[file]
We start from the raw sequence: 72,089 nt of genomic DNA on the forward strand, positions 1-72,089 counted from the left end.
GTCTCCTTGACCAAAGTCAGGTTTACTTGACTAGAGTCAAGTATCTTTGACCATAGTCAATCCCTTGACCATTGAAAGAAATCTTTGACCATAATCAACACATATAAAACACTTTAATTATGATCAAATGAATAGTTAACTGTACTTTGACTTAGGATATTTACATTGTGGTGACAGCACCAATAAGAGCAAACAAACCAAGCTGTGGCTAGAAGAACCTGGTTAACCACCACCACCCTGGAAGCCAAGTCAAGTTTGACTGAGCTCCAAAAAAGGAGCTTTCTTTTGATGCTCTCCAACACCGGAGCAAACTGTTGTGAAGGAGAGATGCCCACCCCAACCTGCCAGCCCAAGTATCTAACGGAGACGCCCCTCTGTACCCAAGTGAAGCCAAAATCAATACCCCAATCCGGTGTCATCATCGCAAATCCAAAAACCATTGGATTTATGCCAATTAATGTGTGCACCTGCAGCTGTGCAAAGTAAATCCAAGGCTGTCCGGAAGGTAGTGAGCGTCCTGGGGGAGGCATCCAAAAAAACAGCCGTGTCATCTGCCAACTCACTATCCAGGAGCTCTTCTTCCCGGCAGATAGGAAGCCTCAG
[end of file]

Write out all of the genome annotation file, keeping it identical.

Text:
We start from the raw sequence: 72,089 nt of genomic DNA on the forward strand, positions 1-72,089 counted from the left end.
GTCTCCTTGACCAAAGTCAGGTTTACTTGACTAGAGTCAAGTATCTTTGACCATAGTCAATCCCTTGACCATTGAAAGAAATCTTTGACCATAATCAACACATATAAAACACTTTAATTATGATCAAATGAATAGTTAACTGTACTTTGACTTAGGATATTTACATTGTGGTGACAGCACCAATAAGAGCAAACAAACCAAGCTGTGGCTAGAAGAACCTGGTTAACCACCACCACCCTGGAAGCCAAGTCAAGTTTGACTGAGCTCCAAAAAAGGAGCTTTCTTTTGATGCTCTCCAACACCGGAGCAAACTGTTGTGAAGGAGAGATGCCCACCCCAACCTGCCAGCCCAAGTATCTAACGGAGACGCCCCTCTGTACCCAAGTGAAGCCAAAATCAATACCCCAATCCGGTGTCATCATCGCAAATCCAAAAACCATTGGATTTATGCCAATTAATGTGTGCACCTGCAGCTGTGCAAAGTAAATCCAAGGCTGTCCGGAAGGTAGTGAGCGTCCTGGGGGAGGCATCCAAAAAAACAGCCGTGTCATCTGCCAACTCACTATCCAGGAGCTCTTCTTCCCGGCAGATAGGAAGCCTCAG